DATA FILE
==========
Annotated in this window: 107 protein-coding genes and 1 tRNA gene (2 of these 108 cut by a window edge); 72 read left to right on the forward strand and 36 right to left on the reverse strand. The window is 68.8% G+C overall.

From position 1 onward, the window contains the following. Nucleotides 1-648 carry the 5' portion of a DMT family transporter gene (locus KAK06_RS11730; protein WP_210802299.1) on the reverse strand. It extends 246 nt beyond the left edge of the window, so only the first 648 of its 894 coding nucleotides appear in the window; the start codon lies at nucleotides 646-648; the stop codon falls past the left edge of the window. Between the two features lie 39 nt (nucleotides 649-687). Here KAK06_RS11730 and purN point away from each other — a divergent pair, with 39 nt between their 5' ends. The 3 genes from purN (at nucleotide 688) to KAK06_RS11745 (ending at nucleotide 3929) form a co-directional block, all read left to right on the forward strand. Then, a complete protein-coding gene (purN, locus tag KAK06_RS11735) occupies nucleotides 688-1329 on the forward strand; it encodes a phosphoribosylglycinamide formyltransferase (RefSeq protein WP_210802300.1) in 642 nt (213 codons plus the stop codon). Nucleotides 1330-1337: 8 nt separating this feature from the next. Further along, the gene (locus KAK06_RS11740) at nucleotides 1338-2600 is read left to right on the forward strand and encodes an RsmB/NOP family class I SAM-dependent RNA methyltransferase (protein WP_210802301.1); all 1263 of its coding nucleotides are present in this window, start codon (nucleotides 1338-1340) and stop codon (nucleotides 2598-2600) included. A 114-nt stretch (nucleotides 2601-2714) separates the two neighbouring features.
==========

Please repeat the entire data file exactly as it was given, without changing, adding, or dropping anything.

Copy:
Annotated in this window: 107 protein-coding genes and 1 tRNA gene (2 of these 108 cut by a window edge); 72 read left to right on the forward strand and 36 right to left on the reverse strand. The window is 68.8% G+C overall.

From position 1 onward, the window contains the following. Nucleotides 1-648 carry the 5' portion of a DMT family transporter gene (locus KAK06_RS11730; protein WP_210802299.1) on the reverse strand. It extends 246 nt beyond the left edge of the window, so only the first 648 of its 894 coding nucleotides appear in the window; the start codon lies at nucleotides 646-648; the stop codon falls past the left edge of the window. Between the two features lie 39 nt (nucleotides 649-687). Here KAK06_RS11730 and purN point away from each other — a divergent pair, with 39 nt between their 5' ends. The 3 genes from purN (at nucleotide 688) to KAK06_RS11745 (ending at nucleotide 3929) form a co-directional block, all read left to right on the forward strand. Then, a complete protein-coding gene (purN, locus tag KAK06_RS11735) occupies nucleotides 688-1329 on the forward strand; it encodes a phosphoribosylglycinamide formyltransferase (RefSeq protein WP_210802300.1) in 642 nt (213 codons plus the stop codon). Nucleotides 1330-1337: 8 nt separating this feature from the next. Further along, the gene (locus KAK06_RS11740) at nucleotides 1338-2600 is read left to right on the forward strand and encodes an RsmB/NOP family class I SAM-dependent RNA methyltransferase (protein WP_210802301.1); all 1263 of its coding nucleotides are present in this window, start codon (nucleotides 1338-1340) and stop codon (nucleotides 2598-2600) included. A 114-nt stretch (nucleotides 2601-2714) separates the two neighbouring features.